[erlang-questions] Sharing child processes across supervisors

Jayson Vantuyl <>
Sat Mar 6 01:56:59 CET 2010

It's funny.  A lot of people seem to read Joe's book and assume that you learn about the primitives (spawn, link, !, receive, etc.) but you then don't use them (using gen_* instead).

Ironically, I've found that is completely not the case.  While you can't really use receive, handle_info/2 provides almost the same functionality.  Otherwise, I routinely have gen_servers spawn large numbers of linked processes for various purposes.

Using links for this not only ensures that cross-connected processes die when the process exits, it also can create sane reset behavior in the face of other nodes failing (for distributed applications).

Cross-server links can be touchy, so do watch for bugs.  Specifically, since you can't really spawn_link the other servers, you have to rely on linking to a nonexistent process causing a failure.  Specifically, assume that you have three servers, M, A, and B.  M is the "master" server, and A / B link to it.

In a stable state, assume that A and B both link to M on startup.  This is fairly sane, as M doesn't have to have knowledge about all of its "consumers".  In this case, assume that everything starts fine.  This is common, as your applications tend to start in a certain order.  Now assume that B dies.  In this case, it will kill M, which will subsequently kill A.  Now, these processes will be restarted in whichever order their supervisors happen to get scheduled.

This can create chaos that causes, for example, A or B to respawn a few times before M starts.  While this is often fine, watch out because it (harmlessly) clutters logs and (quite harmfully) can cause the supervisor to exit due to too many restarts.  The easy way to fix this is to put some delay in A and B's init function.  Unfortunately, this sometimes fails spectacularly on really loaded systems.

The "better" way, in my opinion, is to have A & B loop over whereis until M is registered.  I use the following function, in the init of the linking processes:

> -define(DEFAULT_TRIES,5).
> -define(WAIT_TIME,100).
> wait_on(Who) ->
>   wait_on(Who,?DEFAULT_TRIES).
> wait_on(_Who,0) ->
>   erlang:error(noproc);
> wait_on(Who,Tries) when Tries > 0 ->
>   case whereis(Who) of
>     undefined ->
>       timer:sleep(?WAIT_TIME),
>       wait_on(Who,Tries - 1);
>     Pid when is_pid(Pid) ->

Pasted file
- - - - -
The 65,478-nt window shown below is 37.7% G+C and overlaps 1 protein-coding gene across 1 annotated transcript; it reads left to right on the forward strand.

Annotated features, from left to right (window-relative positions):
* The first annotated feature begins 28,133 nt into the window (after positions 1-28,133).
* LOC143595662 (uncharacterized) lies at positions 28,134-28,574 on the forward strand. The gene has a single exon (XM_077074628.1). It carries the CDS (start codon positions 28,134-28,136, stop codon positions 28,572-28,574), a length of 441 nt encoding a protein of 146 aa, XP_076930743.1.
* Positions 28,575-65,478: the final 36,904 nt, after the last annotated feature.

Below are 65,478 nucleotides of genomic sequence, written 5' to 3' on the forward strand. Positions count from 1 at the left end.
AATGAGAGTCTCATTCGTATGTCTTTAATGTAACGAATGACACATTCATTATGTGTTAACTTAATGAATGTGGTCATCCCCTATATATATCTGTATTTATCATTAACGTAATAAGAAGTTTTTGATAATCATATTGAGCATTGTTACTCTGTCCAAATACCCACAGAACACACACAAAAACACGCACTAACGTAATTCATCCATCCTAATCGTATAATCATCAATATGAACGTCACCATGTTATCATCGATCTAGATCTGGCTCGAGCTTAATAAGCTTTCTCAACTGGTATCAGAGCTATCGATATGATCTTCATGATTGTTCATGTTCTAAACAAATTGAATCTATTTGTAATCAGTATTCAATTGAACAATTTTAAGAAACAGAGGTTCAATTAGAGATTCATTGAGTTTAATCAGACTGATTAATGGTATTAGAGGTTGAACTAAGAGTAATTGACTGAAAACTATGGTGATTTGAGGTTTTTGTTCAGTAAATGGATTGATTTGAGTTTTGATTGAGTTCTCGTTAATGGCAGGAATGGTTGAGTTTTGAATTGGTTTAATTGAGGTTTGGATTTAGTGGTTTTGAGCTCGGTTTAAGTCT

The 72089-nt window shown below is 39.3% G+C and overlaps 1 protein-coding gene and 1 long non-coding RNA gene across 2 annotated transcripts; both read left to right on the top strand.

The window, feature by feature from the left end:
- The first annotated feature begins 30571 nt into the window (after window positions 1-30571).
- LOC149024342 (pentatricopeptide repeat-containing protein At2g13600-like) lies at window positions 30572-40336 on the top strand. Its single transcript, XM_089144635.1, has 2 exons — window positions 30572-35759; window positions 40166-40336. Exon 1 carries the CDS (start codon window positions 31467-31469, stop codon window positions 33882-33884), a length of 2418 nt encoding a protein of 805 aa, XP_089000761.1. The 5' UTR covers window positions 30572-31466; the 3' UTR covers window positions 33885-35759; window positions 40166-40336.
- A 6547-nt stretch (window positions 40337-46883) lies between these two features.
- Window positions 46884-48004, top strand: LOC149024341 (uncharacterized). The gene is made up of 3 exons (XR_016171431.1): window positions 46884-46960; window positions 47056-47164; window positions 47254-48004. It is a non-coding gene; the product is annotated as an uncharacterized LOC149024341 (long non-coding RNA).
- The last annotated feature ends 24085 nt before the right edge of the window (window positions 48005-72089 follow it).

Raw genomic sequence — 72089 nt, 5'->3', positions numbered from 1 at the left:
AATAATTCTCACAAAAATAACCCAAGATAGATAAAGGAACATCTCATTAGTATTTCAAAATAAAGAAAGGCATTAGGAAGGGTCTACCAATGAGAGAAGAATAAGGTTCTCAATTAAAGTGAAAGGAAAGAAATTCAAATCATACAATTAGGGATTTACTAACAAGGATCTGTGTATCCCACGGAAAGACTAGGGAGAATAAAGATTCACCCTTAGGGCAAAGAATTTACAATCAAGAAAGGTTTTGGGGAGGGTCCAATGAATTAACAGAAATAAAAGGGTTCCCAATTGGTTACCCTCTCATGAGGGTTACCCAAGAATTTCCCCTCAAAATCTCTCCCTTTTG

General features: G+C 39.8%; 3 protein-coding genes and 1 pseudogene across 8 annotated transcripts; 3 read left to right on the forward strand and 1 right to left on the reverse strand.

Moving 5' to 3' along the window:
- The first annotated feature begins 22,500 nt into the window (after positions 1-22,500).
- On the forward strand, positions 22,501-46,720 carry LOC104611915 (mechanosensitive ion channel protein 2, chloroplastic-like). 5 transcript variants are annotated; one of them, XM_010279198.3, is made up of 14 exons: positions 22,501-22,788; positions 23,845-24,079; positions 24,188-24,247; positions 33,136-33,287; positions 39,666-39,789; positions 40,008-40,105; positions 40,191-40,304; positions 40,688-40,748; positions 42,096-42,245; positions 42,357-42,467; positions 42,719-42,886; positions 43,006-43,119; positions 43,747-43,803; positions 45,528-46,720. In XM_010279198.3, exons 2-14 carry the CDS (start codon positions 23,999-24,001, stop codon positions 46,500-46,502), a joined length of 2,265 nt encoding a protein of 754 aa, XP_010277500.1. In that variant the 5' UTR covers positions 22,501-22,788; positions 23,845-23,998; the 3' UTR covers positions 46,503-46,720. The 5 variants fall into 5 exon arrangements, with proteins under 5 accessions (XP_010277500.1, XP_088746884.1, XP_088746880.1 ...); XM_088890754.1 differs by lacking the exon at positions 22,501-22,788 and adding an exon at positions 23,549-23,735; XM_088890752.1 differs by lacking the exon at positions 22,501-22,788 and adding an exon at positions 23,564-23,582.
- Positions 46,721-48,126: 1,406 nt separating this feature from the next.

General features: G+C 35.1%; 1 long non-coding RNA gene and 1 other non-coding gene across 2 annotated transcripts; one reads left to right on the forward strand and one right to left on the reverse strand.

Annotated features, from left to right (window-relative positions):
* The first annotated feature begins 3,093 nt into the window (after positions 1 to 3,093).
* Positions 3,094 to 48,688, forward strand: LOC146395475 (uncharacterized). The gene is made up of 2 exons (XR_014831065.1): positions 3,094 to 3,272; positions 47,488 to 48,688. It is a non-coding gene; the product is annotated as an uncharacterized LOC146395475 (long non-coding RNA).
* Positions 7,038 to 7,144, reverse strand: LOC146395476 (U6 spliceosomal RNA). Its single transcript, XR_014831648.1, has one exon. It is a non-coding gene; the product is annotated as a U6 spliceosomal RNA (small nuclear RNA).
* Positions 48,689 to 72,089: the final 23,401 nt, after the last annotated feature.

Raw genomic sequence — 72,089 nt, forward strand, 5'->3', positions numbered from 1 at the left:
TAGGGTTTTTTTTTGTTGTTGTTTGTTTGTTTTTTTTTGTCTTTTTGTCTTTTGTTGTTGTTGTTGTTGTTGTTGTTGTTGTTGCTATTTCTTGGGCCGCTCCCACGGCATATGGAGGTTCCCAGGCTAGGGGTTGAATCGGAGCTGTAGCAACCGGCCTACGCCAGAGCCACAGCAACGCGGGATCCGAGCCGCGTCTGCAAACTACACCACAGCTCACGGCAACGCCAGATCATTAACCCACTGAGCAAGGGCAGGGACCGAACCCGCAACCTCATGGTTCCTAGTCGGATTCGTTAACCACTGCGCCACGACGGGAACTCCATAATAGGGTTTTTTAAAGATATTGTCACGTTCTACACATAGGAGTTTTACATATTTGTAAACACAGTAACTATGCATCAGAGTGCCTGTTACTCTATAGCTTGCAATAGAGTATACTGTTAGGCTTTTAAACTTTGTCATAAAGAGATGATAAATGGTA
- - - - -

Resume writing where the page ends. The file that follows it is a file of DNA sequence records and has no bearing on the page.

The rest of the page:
>       {started,Pid}
>   end.

Alternatively, you could use a simpler version that wait forever, and use the {timeout,T} option to gen_server:start_link/3,4.  Either way, this is usually much more "supervisor-friendly".

Have fun!

On Mar 5, 2010, at 4:20 PM, Garrett Smith wrote:

> Thanks! This is straight forward and cleans up the supervisory
> hierarchy that I was using.
> On Fri, Mar 5, 2010 at 4:16 PM, Jayson Vantuyl <> wrote:
>> Have the gen_server link to the other gen_servers (or vice-versa).  Then when one fails, the other dies, and the supervisors in the remote apps take care of it.  It might require some synchronization around the restarting (or maybe a delay in somebody's init), but I've done this sort of thing a lot.
>> On Mar 5, 2010, at 2:04 PM, Garrett Smith wrote:
>>> I have a gen_server that maintains a connection to something. I'd like
>>> to have a single such gen_server per release (VM instance).
>>> I generally run this server under a one_for_all supervisor -- anyone
>>> who depends on that connection is also under this supervisor. When the
>>> connection fails, the dependencies are all restarted.
>>> If I have multiple OTP applications that share this connection, each
>>> application will want to supervise the gen_server. I could merge the
>>> supervisory trees of the multiple applications into one, but this
>>> doesn't feel right at all - I want to keep the applications as
>>> separate as possible.
>>> I'm tempted to modify the start_link of the connection to look like this:
>>>  start_link() ->
>>>    case gen_server:start_link({local, ?SERVER}, ?MODULE, [], []) of
>>>      {ok, Pid} -> {ok, Pid};
>>>      {already_started, Pid} -> {ok, Pid};
>>>      Other -> Other
>>>    end.
>>> My thinking is that this would fake out supervisors that subsequently
>>> tried to start the connection, causing them to link and supervisor as
>>> if they actually started it. Naively, it would seem that a connection
>>> failure would be detected by all of the linked supervisors, triggering
>>> the expected cascades. One of the applications would end up restarting
>>> the connection and the rest would link per the "fake out" above.
>>> Would this approach be bad for any reason? Is there a better or
>>> standard way of getting supervision across applications?
>>> Garrett
>>> ________________________________________________________________
>>> erlang-questions (at) erlang.org mailing list.
>>> See http://www.erlang.org/faq.html
>>> To unsubscribe; mailto:
>> --
>> Jayson Vantuyl
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Jayson Vantuyl

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